While we hacked toward the practice field Francisco handed me a mallet, which I took with the eagerness of a child and watched as it swung from my hand like a pendulum. It was heavier than imagined but once I came to terms with the weight I began swatting at flowers as we ambled past.

A small white ball sat alone in the vast practice field and Francisco picked it up with his mallet and bounced it around on the end, as a tennis player might with a tennis ball and racquet. Part warm-up and part bravado? It was hard to know but if I had any doubt in his ability as a player it had vanished.

After a short demonstration on how to hit the ball and not JW in the face, I was allowed to walk on and try to hit the ball, with Francisco following close behind.

“If you miss it keep going, I’ll send it to you.”

My first four attempts had me swinging haplessly at the ball, my years of dressage training hindering a seemingly simple task.

“Lean over,” he suggested.

It felt like a Pony Club game, but I leaned over as far as I dared.

Another miss.

“Lean over more. Put your weight in the right stirrup. Grip with your left knee.”

It was a ridiculous proposition and went against everything I knew. But once I was brave enough to lean over the precipice of JW I managed to hit the ball. 

Brimming with confidence and bored of walking, I decided to bypass the trot and move straight into canter, much to Francisco’s delight. “Yes Rebecca, let’s go fast,” he said still following giving instruction and praise.

“You’re too close to the ball.”

“Way to go Rebecca. That was beautiful. You’re a natural.” 

“You’re too close to the ball again.”

“Move away from the ball.”

“You can’t hit the ball if you’re on top of it.”

“Beautiful. Well done. You’re amazing.”

“You’re too close to the ball.”

And so, it went for an aggravating 10-minutes. Francisco suggested we up the ante and practice hitting the ball backward. The plan was for me to continue riding ahead but now I was to hit the ball back to Francisco, who would catch it and send it forward to me.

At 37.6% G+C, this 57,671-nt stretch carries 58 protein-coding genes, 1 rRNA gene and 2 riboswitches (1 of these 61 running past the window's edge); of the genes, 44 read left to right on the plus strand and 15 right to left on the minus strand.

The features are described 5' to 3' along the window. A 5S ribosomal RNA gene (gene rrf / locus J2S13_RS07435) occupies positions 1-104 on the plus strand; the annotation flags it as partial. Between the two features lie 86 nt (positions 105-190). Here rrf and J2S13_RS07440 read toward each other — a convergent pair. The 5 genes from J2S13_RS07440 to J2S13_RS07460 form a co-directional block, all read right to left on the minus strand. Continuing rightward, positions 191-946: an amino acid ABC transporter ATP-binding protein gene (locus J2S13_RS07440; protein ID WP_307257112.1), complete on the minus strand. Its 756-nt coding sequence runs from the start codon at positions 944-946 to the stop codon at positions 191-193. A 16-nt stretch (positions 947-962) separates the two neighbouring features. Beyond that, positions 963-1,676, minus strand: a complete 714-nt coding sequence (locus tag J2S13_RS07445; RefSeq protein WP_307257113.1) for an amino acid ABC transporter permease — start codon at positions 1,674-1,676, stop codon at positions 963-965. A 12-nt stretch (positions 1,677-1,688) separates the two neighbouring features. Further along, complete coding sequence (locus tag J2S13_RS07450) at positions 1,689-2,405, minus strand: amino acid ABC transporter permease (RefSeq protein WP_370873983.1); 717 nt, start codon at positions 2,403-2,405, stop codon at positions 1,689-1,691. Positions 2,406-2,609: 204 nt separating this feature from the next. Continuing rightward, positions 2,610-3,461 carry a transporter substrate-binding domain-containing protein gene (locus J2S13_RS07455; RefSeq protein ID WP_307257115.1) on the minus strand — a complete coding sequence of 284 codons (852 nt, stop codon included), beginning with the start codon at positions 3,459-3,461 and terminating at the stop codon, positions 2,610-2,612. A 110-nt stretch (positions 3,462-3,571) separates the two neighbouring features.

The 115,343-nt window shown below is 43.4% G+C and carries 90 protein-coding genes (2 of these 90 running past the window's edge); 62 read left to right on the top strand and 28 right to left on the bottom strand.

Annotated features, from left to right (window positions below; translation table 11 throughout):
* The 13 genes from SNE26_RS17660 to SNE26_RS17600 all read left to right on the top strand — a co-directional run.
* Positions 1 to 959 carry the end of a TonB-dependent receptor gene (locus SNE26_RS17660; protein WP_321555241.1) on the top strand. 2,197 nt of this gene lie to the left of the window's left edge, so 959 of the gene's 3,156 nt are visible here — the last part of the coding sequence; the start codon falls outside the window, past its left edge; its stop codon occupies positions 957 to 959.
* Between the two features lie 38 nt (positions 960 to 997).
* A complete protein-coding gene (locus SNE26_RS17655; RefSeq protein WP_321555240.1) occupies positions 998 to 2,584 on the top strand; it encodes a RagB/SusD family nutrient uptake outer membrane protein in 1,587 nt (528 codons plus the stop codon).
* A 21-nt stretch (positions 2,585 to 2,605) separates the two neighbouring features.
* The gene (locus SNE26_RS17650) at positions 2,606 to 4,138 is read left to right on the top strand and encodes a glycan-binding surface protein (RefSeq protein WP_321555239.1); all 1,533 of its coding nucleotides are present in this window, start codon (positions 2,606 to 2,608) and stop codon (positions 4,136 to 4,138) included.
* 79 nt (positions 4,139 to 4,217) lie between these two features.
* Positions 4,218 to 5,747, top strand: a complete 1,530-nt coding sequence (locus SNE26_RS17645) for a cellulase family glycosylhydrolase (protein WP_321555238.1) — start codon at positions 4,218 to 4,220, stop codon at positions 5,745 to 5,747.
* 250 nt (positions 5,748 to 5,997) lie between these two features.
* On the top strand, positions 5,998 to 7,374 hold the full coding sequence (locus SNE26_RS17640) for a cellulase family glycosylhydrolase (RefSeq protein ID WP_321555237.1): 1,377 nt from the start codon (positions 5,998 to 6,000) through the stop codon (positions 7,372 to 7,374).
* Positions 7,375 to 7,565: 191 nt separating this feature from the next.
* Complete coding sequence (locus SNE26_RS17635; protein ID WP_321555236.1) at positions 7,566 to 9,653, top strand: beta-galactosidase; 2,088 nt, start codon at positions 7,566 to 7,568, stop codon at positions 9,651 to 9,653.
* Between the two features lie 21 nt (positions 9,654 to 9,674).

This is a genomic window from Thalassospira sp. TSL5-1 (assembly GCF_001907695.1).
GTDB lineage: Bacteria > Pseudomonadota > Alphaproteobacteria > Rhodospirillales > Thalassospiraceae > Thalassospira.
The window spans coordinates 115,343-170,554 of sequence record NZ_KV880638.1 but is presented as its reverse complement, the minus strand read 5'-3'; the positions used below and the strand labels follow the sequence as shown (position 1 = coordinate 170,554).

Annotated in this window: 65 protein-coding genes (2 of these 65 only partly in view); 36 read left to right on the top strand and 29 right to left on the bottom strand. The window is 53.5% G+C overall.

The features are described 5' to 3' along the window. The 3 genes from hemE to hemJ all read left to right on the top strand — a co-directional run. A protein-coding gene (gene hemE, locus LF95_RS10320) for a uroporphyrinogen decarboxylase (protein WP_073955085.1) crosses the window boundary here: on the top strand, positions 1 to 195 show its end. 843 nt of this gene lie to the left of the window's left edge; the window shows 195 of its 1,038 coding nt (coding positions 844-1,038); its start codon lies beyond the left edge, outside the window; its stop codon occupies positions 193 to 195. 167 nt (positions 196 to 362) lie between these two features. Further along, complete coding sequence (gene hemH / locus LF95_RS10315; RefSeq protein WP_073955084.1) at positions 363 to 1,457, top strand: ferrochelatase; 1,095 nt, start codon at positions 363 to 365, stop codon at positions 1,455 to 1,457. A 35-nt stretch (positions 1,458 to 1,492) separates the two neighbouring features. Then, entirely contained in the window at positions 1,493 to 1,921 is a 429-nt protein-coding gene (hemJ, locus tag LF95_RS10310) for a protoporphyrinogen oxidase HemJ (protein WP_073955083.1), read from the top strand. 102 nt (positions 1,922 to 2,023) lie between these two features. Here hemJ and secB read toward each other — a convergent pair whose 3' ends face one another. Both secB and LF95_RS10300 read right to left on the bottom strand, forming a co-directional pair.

In order for me to hit the ball, I would look back to see when it would be coming. I had noticed that polo players look around a lot during games and the prospect of cantering while looking backward sounded cool.

The system of hitting the ball back and forth worked well. I wasn’t overly successful, mind you, but I was having fun.  

Then, all of a sudden, things changed.

I looked back to see when the ball was coming and much to my surprise, Francisco was topless. T-shirt hanging around his neck like an infinity scarf.

It was 10 a.m. and though it was a warm California morning I wouldn’t have thought warm enough to disrobe. Nonetheless, there he was, with his torso, not yet glistening, exposed to the sun. His rippling muscles casting unexpected shadows that accentuated his physique.

My first thought was, what on earth. My second was oh my. And my third, which may be viewed as slightly jaded and bitter, pretend you don’t notice.

For the remainder of the lesson and the slow hack back to the barn, I operated under the pretence that Francisco was not topless, even though his six-pack was right there for the strumming.

I was curious to know why the shirt came off. Was it a way to garner a tip or was it done as an act of charity for the desperate housewife type? His motives were unclear, and I suppose he might have just been warm.

Despite his bravado or perhaps because of it, I had a great lesson. I learned bridles can stay on without a throatlatch, I can swing a polo mallet around from the back of a horse and some of the time, I can hit the ball. I also learned that despite my insecurity my confidence is never too far behind. 

Francisco was kind, patient and loves his horses as much as the game of polo. And while my feminine wiles may have been lost through the ravages of time, my riding ability remains intact and has the power to level the playing field, at least in my mind. And for that, I will be forever thankful.

Feature image: This is what I had to pretend to ignore. I didn’t have the mental fortitude to ask for a selfie with Francisco after the lesson, so borrowed this photo of him taken by Ryan Polli. Empire Polo Club, Indio, California.